The pot law of supply and demand

Bureaucracy should not have the power to dictate the availability of products to the people.

The Surrey Board of Trade’s position on the issue of legalization of marijuana (or any other substance) is simply irrelevant, because a bureaucracy should not have the power to dictate the availability of  products to the people.

The laws of supply and demand do that just fine.

From the dawn of time, humanity used all kinds of psychedelic substances for a variety of reasons. The demand for them always was and will always remain. Just like demand for alcohol.

In a free nation, each one of us is personally responsible for our body. Each one of us (excluding a small mentally ill minority) ultimately decides to smoke or not to smoke, and to drink alcohol or not.

No matter what “good intentions” the bureaucrats might have when they attempt to “save us from drugs,” the history of actual results of such attempts always lead to state tyranny and horrible waste of tax money.

Prohibition can only reduce the use of a given substance temporarily, at an immense cost to personal liberty and property that, in the end, is much higher to the people than the initial good intentions can justify.

The recreational use of pot, just like recreational use of alcohol, is not a problem.

The abuse of any substance is a problem, but this problem is personal and can never be resolved by carpet bombing everyone with expensive and unenforceable laws.

The “war on drugs” has failed miserably in all places that have attempted it.

It creates more crime than it prevents.

All drugs should be legalized to prevent giving the police force an incentive to make money by punishing people for harmless recreational use of drugs.

The board of trade would serve the public much better if it sticks to expanding business and cutting red tape instead of regulating the personal choices of individuals.


David Simonov

North Delta

Surrey North Delta Leader

Get local stories you won't find anywhere else right to your inbox.
Sign up here

Just Posted

Surrey RCMP look for missing man

Tyler Ridout, 36, last seen near Balsam Crescent and 136th Street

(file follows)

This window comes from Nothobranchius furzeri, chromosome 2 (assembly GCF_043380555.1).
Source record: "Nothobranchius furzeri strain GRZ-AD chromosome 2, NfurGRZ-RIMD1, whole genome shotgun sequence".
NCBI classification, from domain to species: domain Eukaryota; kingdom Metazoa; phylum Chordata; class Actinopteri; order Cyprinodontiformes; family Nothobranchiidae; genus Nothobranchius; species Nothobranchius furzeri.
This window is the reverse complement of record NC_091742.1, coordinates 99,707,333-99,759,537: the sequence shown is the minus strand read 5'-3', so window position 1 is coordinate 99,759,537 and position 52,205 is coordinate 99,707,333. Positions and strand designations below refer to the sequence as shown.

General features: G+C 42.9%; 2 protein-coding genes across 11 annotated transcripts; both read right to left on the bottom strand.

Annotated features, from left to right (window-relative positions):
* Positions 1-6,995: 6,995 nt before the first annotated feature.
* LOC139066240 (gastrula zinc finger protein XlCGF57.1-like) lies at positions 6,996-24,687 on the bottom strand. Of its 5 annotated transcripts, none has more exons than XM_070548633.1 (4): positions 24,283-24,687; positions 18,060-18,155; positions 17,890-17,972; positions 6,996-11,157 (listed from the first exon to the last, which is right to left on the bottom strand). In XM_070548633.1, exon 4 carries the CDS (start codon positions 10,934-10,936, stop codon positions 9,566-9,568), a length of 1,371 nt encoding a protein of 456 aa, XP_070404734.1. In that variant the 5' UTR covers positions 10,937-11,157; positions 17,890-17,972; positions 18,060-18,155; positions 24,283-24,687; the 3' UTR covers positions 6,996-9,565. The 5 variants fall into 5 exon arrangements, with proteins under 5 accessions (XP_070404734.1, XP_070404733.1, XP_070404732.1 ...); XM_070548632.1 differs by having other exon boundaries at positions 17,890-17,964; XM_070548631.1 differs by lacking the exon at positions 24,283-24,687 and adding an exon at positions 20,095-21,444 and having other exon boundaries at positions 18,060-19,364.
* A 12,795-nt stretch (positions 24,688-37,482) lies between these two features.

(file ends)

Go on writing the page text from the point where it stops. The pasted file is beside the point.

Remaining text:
Police watchdog investigating death of man in Delta

Independent Investigations Office asking for witnesses to May 29 incident at Tsawwassen ferry terminal

Safe Surrey under fire for ‘sickening’ social media posts accusing RCMP of murder

Mayor Doug McCallum says tweet, Facebook post ‘sent out by unauthorized person’

B.C. government releases designs for new Pattullo Bridge

Project expected to cost $1.377 billion, completed by end of 2023

11 new COVID-19 cases in B.C. as top doc urges caution amid ‘encouraging’ low rates

Dr. Bonnie Henry also announced that two care home outbreaks would be declared over

Facing changes together: Your community, your journalists

We’re asking you to lock arms with us, as we look to better days ahead

Father’s Day Walk Run for prostate cancer will be virtual event this year throughout B.C.

The annual fundraiser for Prostate Cancer Foundation BC has brought in $2.5 million since 1999

Dr. Bonnie Henry announces official ban on overnight kids’ camps this summer

New ban comes after talking with other provincial health officials across the country, Henry says

Senior man in hospital after unprovoked wolf attack near Prince Rupert

Conservation officers are on site looking for the wolf

VIDEO: NASA astronauts blast off into space on SpaceX rocket

Marks NASA’s first human spaceflight launched from U.S. soil in nearly a decade

‘I knew what he wanted’: Kootenay man spends hours in tree as black bear patrols below

Francis Levasseur is no stranger to the outdoors, but a recent run-in with a bear caused quite a scare

B.C.’s police watchdog probing death of Richmond man in alleged shoplifting incident

Independent Investigations Office of B.C. is asking any witnesses to come forward

PHOTOS: U.S. cities brace for increasing unrest over police killing of George Floyd

Minnesota Gov. Tim Walz has fully mobilized the state’s National Guard

Most Read